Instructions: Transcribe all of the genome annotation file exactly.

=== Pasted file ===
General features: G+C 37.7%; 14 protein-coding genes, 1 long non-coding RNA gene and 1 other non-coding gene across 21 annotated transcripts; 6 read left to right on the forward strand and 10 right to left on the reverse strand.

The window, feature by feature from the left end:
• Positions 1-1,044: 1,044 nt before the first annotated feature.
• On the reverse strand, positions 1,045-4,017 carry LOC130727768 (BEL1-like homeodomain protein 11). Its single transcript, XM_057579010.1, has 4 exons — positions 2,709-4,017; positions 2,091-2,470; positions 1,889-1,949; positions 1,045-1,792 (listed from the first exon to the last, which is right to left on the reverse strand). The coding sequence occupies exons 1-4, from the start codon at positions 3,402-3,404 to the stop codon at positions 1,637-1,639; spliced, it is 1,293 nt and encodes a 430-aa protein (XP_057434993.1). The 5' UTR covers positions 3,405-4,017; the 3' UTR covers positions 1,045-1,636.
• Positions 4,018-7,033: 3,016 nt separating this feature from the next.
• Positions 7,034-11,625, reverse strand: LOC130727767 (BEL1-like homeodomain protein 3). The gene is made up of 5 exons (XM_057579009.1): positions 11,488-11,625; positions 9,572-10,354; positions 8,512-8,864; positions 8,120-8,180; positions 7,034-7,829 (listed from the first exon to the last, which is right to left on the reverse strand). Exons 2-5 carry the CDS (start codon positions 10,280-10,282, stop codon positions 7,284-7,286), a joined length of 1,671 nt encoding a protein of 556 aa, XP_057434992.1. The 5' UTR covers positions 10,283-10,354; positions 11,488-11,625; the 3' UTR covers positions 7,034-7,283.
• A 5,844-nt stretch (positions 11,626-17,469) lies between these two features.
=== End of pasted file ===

General features: G+C 37.7%; 14 protein-coding genes, 1 long non-coding RNA gene and 1 other non-coding gene across 21 annotated transcripts; 6 read left to right on the forward strand and 10 right to left on the reverse strand.

The window, feature by feature from the left end:
• Positions 1-1,044: 1,044 nt before the first annotated feature.
• On the reverse strand, positions 1,045-4,017 carry LOC130727768 (BEL1-like homeodomain protein 11). Its single transcript, XM_057579010.1, has 4 exons — positions 2,709-4,017; positions 2,091-2,470; positions 1,889-1,949; positions 1,045-1,792 (listed from the first exon to the last, which is right to left on the reverse strand). The coding sequence occupies exons 1-4, from the start codon at positions 3,402-3,404 to the stop codon at positions 1,637-1,639; spliced, it is 1,293 nt and encodes a 430-aa protein (XP_057434993.1). The 5' UTR covers positions 3,405-4,017; the 3' UTR covers positions 1,045-1,636.
• Positions 4,018-7,033: 3,016 nt separating this feature from the next.
• Positions 7,034-11,625, reverse strand: LOC130727767 (BEL1-like homeodomain protein 3). The gene is made up of 5 exons (XM_057579009.1): positions 11,488-11,625; positions 9,572-10,354; positions 8,512-8,864; positions 8,120-8,180; positions 7,034-7,829 (listed from the first exon to the last, which is right to left on the reverse strand). Exons 2-5 carry the CDS (start codon positions 10,280-10,282, stop codon positions 7,284-7,286), a joined length of 1,671 nt encoding a protein of 556 aa, XP_057434992.1. The 5' UTR covers positions 10,283-10,354; positions 11,488-11,625; the 3' UTR covers positions 7,034-7,283.
• A 5,844-nt stretch (positions 11,626-17,469) lies between these two features.